Betty and John Casey


Square dance
Square dance, round dance, international

Betty Casey 1981



Betty Casey 1979 Bettalou (Betty) A. Casey was born June 7, 1916, in Munday, Texas. She attended the College of Industrial Arts (now Texas Woman's University) in 1935, and John Sealy School of Nursing in 1937. In 1941, she married John B. Casey. They lived in Abilene, Texas from 1941 to 1951, when John became a forign service radio engineer for Voice of America, a branch of the U.S. State Department (later the United States Information Agency). They were assigned to Manila, Philippines, where Betty taught American folk dancing at Philippines Women's University. With John and three children, Betty taught and called Square Dancing while she traveled extensively throughout the world, living in Manila, Munich, Tangier, and Hong Kong.

She started a business called Memory Book Writers and wrote numerous biographies of individuals and families. Through the years, Betty won many awards for short stories and non-fiction. As a member of the Author's Guild and National Federation of Press Women, she taught creative writing and hosted writing clubs. In 1980, she traveled 25,374 miles in the U.S. with her husband while researchng the rich heritage and vibrant practice of folk dancing across the land for the book International Folk Dancing U.S.A. (for which Dick Oakes wrote an article on Yugoslavian dance).

Betty Casey Formerly a ballroom dancing instructor, she saw her first square dancing at the Cowboys' Christmas Ball in Anson Texas. She got the bug while researching the dance so her Girl Scout troop could earn a folk dance badge.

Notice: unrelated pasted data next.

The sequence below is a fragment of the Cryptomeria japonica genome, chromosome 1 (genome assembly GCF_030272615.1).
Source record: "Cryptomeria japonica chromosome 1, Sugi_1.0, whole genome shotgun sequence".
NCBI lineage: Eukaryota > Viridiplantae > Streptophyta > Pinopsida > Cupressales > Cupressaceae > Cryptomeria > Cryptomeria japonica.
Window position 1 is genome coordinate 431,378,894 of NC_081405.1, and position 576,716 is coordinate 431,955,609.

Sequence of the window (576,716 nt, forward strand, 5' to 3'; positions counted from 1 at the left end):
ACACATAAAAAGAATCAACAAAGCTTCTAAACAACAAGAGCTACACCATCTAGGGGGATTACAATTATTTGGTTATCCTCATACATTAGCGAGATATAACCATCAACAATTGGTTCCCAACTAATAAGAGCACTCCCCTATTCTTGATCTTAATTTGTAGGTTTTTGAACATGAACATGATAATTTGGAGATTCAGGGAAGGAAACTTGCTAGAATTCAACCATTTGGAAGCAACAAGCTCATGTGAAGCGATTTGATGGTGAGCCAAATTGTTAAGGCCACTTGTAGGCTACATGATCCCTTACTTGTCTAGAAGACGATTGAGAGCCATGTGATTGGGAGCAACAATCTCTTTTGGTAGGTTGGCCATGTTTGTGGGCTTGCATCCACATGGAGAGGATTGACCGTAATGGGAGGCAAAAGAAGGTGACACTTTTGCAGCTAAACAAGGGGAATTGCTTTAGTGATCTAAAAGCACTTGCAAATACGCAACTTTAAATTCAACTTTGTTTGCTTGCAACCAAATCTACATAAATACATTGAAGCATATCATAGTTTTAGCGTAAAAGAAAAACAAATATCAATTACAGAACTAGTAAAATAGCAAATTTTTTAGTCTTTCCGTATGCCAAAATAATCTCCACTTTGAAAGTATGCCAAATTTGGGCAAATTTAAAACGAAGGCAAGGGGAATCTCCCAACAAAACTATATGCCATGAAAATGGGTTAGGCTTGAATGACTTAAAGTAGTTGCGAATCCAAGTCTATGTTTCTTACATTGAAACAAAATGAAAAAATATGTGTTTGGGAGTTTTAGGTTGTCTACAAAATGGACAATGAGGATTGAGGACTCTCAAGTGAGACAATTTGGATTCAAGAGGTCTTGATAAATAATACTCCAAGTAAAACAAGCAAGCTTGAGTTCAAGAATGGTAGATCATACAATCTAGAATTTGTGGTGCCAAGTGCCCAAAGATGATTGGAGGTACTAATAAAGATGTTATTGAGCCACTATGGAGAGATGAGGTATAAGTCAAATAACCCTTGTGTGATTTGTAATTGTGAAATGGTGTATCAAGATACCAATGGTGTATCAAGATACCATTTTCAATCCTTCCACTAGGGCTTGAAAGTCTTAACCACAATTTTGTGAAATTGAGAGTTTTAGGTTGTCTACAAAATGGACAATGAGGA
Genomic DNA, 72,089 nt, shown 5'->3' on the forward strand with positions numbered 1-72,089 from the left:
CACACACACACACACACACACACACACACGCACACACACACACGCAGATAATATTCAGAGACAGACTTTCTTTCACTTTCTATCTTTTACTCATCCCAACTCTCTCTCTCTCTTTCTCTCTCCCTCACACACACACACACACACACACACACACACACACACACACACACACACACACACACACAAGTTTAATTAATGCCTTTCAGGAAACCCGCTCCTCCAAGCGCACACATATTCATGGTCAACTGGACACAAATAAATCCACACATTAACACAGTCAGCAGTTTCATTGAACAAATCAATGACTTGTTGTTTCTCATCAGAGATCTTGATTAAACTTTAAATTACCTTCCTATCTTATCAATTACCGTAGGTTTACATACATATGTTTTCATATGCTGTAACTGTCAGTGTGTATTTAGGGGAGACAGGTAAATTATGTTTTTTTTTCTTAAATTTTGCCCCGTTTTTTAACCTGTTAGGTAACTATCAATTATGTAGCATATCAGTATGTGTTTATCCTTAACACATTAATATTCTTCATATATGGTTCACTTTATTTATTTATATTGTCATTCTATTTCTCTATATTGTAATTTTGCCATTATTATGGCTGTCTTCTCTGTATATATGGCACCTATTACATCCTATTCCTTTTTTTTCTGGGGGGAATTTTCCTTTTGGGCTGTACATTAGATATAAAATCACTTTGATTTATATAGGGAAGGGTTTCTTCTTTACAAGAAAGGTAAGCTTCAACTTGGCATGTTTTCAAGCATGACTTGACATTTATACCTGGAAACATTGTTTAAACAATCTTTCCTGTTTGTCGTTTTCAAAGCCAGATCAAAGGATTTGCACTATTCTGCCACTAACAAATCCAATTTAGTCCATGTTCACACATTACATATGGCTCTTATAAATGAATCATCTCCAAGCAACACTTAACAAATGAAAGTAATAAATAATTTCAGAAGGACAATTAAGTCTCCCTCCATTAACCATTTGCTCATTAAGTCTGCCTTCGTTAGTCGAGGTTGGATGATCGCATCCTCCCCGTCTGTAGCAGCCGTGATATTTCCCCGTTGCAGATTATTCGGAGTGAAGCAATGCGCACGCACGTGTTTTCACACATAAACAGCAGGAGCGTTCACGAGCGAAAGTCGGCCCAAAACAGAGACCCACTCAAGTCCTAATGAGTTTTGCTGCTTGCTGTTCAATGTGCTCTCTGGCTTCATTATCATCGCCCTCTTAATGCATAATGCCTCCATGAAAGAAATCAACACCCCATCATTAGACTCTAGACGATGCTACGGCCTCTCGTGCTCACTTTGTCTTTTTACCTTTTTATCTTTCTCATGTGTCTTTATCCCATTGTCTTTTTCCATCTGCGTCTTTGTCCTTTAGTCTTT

She had an extensive background in folk dancing. Among the first women callers in Texas, she studied with Dr. Lloyd "Pappay" Shaw, Francisca Aquino, and many others in Europe, Asia, and Africa during twenty years as foreign service wife. She introduced square dancing to Marshall Flippo, America's foremost national square dance caller. She called for square dancing at the Brussels World's Fair on July 4, 1958, and the 2nd Asian Games, and her dancers appeared on television programs and in movies.

Hundreds of students of all ages attended her school in Abilene, Texas where her husband and children became square dance enthusiasts. She and her exhibition dance group "The Abilene Lifters" put on a demonstration of special dance steps at the Bicentennial Square Dance Convention in San Diego in 1976.

Over the years, Betty earned a reputation as not only one of few women callers but as one of the top callers in the entire country.

An internationally renowned teacher of square and folk dancing, she participated in folk dance cultural programs from Tangier to Hong Kong and from Manila to Munich for the U.S.O., Military Special Services, North Atlantic Girl Scout Council, Brussels World Fair, embassies and consulates, U.S Information Services, television, and movies.

After living in Kerrville, Texas for 17 years following John's retirement from Foreign Service, Betty and John moved to the Denton Good Samaritan (retirement) Village in the late 1980s. Betty was a member of the First United Methodist Church in Denton. She was an active member in the Texas Press Women's Association and in the writers. She continued to write books and articles and to teach both dancing and writing after retirement.

Betty died peacefully on April 11, 2001. Two sets of her square dance costumes and ten cubic feet of papers were donated to the Woman's Collection, Texas Woman's University, Denton, Texas.

Betty's publications include